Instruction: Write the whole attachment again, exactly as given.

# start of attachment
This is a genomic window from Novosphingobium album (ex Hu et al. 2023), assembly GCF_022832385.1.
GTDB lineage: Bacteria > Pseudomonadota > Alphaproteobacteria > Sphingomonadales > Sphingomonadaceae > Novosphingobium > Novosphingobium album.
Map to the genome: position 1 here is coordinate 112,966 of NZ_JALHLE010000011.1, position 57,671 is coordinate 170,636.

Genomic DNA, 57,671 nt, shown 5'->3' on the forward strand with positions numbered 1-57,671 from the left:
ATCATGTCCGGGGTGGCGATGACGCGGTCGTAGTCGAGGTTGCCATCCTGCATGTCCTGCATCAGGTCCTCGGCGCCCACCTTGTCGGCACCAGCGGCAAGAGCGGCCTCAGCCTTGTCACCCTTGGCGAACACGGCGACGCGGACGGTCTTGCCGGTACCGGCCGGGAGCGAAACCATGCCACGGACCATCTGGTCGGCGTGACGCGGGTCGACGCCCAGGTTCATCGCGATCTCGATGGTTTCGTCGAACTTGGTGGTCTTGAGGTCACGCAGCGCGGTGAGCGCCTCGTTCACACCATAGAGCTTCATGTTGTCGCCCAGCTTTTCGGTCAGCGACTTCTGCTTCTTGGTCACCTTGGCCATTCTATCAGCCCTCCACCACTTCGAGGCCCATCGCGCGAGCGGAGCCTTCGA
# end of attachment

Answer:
This is a genomic window from Novosphingobium album (ex Hu et al. 2023), assembly GCF_022832385.1.
GTDB lineage: Bacteria > Pseudomonadota > Alphaproteobacteria > Sphingomonadales > Sphingomonadaceae > Novosphingobium > Novosphingobium album.
Map to the genome: position 1 here is coordinate 112,966 of NZ_JALHLE010000011.1, position 57,671 is coordinate 170,636.

Genomic DNA, 57,671 nt, shown 5'->3' on the forward strand with positions numbered 1-57,671 from the left:
ATCATGTCCGGGGTGGCGATGACGCGGTCGTAGTCGAGGTTGCCATCCTGCATGTCCTGCATCAGGTCCTCGGCGCCCACCTTGTCGGCACCAGCGGCAAGAGCGGCCTCAGCCTTGTCACCCTTGGCGAACACGGCGACGCGGACGGTCTTGCCGGTACCGGCCGGGAGCGAAACCATGCCACGGACCATCTGGTCGGCGTGACGCGGGTCGACGCCCAGGTTCATCGCGATCTCGATGGTTTCGTCGAACTTGGTGGTCTTGAGGTCACGCAGCGCGGTGAGCGCCTCGTTCACACCATAGAGCTTCATGTTGTCGCCCAGCTTTTCGGTCAGCGACTTCTGCTTCTTGGTCACCTTGGCCATTCTATCAGCCCTCCACCACTTCGAGGCCCATCGCGCGAGCGGAGCCTTCGA